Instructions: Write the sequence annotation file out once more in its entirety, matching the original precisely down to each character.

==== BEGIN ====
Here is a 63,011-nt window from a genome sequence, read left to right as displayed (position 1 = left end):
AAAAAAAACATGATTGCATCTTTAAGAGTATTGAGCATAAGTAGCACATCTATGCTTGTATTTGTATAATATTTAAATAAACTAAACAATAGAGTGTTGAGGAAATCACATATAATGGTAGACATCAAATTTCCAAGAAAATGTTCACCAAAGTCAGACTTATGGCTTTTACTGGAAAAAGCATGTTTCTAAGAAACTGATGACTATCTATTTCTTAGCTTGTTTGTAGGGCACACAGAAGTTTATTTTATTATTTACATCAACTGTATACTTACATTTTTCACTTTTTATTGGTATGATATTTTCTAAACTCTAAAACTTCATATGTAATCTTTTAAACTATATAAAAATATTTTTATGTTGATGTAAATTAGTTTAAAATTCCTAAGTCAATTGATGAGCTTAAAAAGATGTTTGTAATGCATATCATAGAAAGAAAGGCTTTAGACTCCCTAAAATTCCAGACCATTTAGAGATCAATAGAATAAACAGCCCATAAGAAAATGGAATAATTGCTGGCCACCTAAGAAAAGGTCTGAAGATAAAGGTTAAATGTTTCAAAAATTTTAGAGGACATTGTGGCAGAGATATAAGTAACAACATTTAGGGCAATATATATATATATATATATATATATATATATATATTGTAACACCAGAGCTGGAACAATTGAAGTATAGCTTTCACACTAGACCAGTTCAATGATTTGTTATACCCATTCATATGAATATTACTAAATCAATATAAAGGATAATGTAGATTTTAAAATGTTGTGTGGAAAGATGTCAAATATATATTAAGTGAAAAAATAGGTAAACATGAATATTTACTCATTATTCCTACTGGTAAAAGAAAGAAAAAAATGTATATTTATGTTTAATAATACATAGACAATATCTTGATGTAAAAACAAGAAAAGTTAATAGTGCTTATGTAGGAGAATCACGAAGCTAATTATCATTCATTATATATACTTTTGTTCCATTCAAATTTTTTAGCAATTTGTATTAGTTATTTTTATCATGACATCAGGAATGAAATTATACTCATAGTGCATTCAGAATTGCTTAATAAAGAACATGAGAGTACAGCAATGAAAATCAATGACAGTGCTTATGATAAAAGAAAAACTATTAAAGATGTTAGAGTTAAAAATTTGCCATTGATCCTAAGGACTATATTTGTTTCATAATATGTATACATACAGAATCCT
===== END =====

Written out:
Here is a 63,011-nt window from a genome sequence, read left to right as displayed (position 1 = left end):
AAAAAAAACATGATTGCATCTTTAAGAGTATTGAGCATAAGTAGCACATCTATGCTTGTATTTGTATAATATTTAAATAAACTAAACAATAGAGTGTTGAGGAAATCACATATAATGGTAGACATCAAATTTCCAAGAAAATGTTCACCAAAGTCAGACTTATGGCTTTTACTGGAAAAAGCATGTTTCTAAGAAACTGATGACTATCTATTTCTTAGCTTGTTTGTAGGGCACACAGAAGTTTATTTTATTATTTACATCAACTGTATACTTACATTTTTCACTTTTTATTGGTATGATATTTTCTAAACTCTAAAACTTCATATGTAATCTTTTAAACTATATAAAAATATTTTTATGTTGATGTAAATTAGTTTAAAATTCCTAAGTCAATTGATGAGCTTAAAAAGATGTTTGTAATGCATATCATAGAAAGAAAGGCTTTAGACTCCCTAAAATTCCAGACCATTTAGAGATCAATAGAATAAACAGCCCATAAGAAAATGGAATAATTGCTGGCCACCTAAGAAAAGGTCTGAAGATAAAGGTTAAATGTTTCAAAAATTTTAGAGGACATTGTGGCAGAGATATAAGTAACAACATTTAGGGCAATATATATATATATATATATATATATATATATATATTGTAACACCAGAGCTGGAACAATTGAAGTATAGCTTTCACACTAGACCAGTTCAATGATTTGTTATACCCATTCATATGAATATTACTAAATCAATATAAAGGATAATGTAGATTTTAAAATGTTGTGTGGAAAGATGTCAAATATATATTAAGTGAAAAAATAGGTAAACATGAATATTTACTCATTATTCCTACTGGTAAAAGAAAGAAAAAAATGTATATTTATGTTTAATAATACATAGACAATATCTTGATGTAAAAACAAGAAAAGTTAATAGTGCTTATGTAGGAGAATCACGAAGCTAATTATCATTCATTATATATACTTTTGTTCCATTCAAATTTTTTAGCAATTTGTATTAGTTATTTTTATCATGACATCAGGAATGAAATTATACTCATAGTGCATTCAGAATTGCTTAATAAAGAACATGAGAGTACAGCAATGAAAATCAATGACAGTGCTTATGATAAAAGAAAAACTATTAAAGATGTTAGAGTTAAAAATTTGCCATTGATCCTAAGGACTATATTTGTTTCATAATATGTATACATACAGAATCCT